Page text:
Inside the Amenra Neurosis Converge Tour Pt.1
All Photos and Text by Bobby Cochran
It’s a unique opportunity to be invited to travel with an established band and document their time on the road, both onstage and off. I connected with the band back in June, then started messaging with Colin van Eeckhout, Amenra’s singer and primary creative architect, for a week or two before the tour, discussing logistics and some creative collaboration. He was warm, gracious and engaging in a way I hadn’t expected, and it was gratifying to know that he and the band appreciated my photography work as well as my desire to spend time with them making art.
I connected with the band in Seattle on their first night of their west coast tour with Converge and Neurosis. The band welcomed me into their space with grace and kindness, making it clear they were happy to have me tagging along for a little while. They are a band I love and respect and they’ve worked with some amazingly gifted photographers and filmmakers during the course of their 20+ year career, so in my mind the bar was set pretty high from the get go.
The afternoon drifted into evening as soundchecks were done and dinners were eaten, and Colin manned the Amenra merch booth for the entirety of the show, save the time he was playing. This struck me as unusual, especially because it seemed like he would need some time to get into and out of the space that performing requires. But nope. He can get himself there just fine.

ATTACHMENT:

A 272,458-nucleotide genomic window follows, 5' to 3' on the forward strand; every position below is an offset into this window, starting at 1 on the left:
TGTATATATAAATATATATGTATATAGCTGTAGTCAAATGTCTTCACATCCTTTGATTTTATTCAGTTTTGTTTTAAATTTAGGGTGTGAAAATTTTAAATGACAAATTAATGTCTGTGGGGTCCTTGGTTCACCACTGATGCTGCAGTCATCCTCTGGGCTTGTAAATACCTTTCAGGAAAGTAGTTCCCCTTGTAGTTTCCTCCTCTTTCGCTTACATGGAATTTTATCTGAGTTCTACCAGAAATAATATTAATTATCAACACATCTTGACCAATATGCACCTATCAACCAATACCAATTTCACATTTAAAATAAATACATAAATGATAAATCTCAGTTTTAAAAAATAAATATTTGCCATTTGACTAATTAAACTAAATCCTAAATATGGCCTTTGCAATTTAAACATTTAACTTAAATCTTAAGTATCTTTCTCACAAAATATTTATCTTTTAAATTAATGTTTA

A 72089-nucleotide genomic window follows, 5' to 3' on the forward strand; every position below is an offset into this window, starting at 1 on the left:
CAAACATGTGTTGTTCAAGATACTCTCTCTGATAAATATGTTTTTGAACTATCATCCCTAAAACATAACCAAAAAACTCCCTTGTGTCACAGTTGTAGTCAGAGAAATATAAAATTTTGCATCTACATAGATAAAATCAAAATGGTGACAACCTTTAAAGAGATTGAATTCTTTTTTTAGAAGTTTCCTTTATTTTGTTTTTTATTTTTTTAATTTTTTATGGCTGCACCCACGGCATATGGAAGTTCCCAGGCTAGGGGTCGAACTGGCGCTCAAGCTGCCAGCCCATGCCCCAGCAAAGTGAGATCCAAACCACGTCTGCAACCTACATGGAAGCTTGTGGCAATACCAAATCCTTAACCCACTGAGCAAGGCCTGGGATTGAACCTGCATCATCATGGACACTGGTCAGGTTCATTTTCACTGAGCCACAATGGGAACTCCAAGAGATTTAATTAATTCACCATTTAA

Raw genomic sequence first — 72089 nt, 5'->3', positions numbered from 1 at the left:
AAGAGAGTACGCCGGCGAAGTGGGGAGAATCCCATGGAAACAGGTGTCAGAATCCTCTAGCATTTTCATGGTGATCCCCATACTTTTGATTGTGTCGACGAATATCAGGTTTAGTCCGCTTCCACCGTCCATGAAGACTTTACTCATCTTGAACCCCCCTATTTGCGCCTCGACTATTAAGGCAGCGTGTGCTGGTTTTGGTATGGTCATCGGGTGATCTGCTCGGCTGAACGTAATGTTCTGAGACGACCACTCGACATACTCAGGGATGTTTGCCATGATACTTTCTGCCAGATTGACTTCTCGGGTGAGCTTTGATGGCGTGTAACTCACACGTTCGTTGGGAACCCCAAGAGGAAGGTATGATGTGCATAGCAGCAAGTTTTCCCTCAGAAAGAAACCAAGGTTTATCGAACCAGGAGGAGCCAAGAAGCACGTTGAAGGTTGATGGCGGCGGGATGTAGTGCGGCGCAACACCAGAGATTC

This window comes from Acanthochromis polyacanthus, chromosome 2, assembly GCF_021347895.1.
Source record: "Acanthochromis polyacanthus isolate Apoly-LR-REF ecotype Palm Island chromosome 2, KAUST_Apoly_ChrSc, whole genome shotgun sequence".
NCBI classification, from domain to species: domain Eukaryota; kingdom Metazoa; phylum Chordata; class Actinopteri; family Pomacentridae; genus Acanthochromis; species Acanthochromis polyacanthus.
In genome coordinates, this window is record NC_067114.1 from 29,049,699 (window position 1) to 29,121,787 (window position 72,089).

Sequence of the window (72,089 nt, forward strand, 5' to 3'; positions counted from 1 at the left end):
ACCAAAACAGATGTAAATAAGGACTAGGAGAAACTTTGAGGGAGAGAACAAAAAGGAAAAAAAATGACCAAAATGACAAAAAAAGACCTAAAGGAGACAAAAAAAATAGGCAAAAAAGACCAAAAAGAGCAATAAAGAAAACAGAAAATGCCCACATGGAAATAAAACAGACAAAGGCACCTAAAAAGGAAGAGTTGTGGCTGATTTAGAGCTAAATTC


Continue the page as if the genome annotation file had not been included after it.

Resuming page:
Amenra only have 35 minutes to play, which is challenging logistically (they tend to have fairly long songs) and frustrating for those of us who want to hear them play for much longer. Their sheer intensity and raw power are almost distracting in a way… I had to remember to keep shooting and not just stand and stare.
Whereas Amenra’s delivery and performance is solemn, sonically monolithic and visually ritualistic, Converge are the raging animal brain, prowling the stage and provoking the writhing, shoving mass of rabid minions in the crowd below. Converge are a different kind of animal.
Neurosis are the granddaddies of them all, having established themselves back in the late 80’s and pretty much inventing a genre of metal that countless bands have emulated (and sometimes straight-up imitated). Their live shows are more subdued now than they were 20 years ago, but the energy that was previously devoted to overwhelming people with volume and visuals and hurling bodies is now concentrated on performing intricate and extensive pieces of music with precision and perfection. They’re still just as fucking heavy too.
At the end of the night, the bands load up and are driven to the next city while they all sleep on the bus. Since I’m traveling in my van, I have to leave the show early and try to go to bed early so I can get up early to meet with them later the next day. Tonight, however, they were heading to Vancouver BC and I wasn’t joining them since I hadn’t got my passport renewed in time for this trip. I decided spend a “day off” in Seattle, then join up with them on Sunday in Portland.